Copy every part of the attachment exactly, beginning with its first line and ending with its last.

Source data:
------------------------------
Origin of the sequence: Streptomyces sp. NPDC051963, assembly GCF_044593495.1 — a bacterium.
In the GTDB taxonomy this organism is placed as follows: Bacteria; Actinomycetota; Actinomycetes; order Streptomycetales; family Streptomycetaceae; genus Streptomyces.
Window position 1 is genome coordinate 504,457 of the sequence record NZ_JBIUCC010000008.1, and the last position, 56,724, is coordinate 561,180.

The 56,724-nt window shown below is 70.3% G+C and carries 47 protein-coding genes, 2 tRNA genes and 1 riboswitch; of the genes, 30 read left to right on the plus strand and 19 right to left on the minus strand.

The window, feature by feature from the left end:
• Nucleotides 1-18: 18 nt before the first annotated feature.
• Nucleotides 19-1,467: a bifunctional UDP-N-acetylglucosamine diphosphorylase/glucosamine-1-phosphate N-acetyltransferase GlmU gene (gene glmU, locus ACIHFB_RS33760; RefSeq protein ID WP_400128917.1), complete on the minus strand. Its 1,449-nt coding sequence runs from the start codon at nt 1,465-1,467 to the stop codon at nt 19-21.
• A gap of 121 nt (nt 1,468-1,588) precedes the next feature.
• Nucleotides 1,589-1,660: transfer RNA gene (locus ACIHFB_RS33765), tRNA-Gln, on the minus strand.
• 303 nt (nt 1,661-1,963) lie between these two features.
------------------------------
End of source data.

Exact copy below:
Origin of the sequence: Streptomyces sp. NPDC051963, assembly GCF_044593495.1 — a bacterium.
In the GTDB taxonomy this organism is placed as follows: Bacteria; Actinomycetota; Actinomycetes; order Streptomycetales; family Streptomycetaceae; genus Streptomyces.
Window position 1 is genome coordinate 504,457 of the sequence record NZ_JBIUCC010000008.1, and the last position, 56,724, is coordinate 561,180.

The 56,724-nt window shown below is 70.3% G+C and carries 47 protein-coding genes, 2 tRNA genes and 1 riboswitch; of the genes, 30 read left to right on the plus strand and 19 right to left on the minus strand.

The window, feature by feature from the left end:
• Nucleotides 1-18: 18 nt before the first annotated feature.
• Nucleotides 19-1,467: a bifunctional UDP-N-acetylglucosamine diphosphorylase/glucosamine-1-phosphate N-acetyltransferase GlmU gene (gene glmU, locus ACIHFB_RS33760; RefSeq protein ID WP_400128917.1), complete on the minus strand. Its 1,449-nt coding sequence runs from the start codon at nt 1,465-1,467 to the stop codon at nt 19-21.
• A gap of 121 nt (nt 1,468-1,588) precedes the next feature.
• Nucleotides 1,589-1,660: transfer RNA gene (locus ACIHFB_RS33765), tRNA-Gln, on the minus strand.
• 303 nt (nt 1,661-1,963) lie between these two features.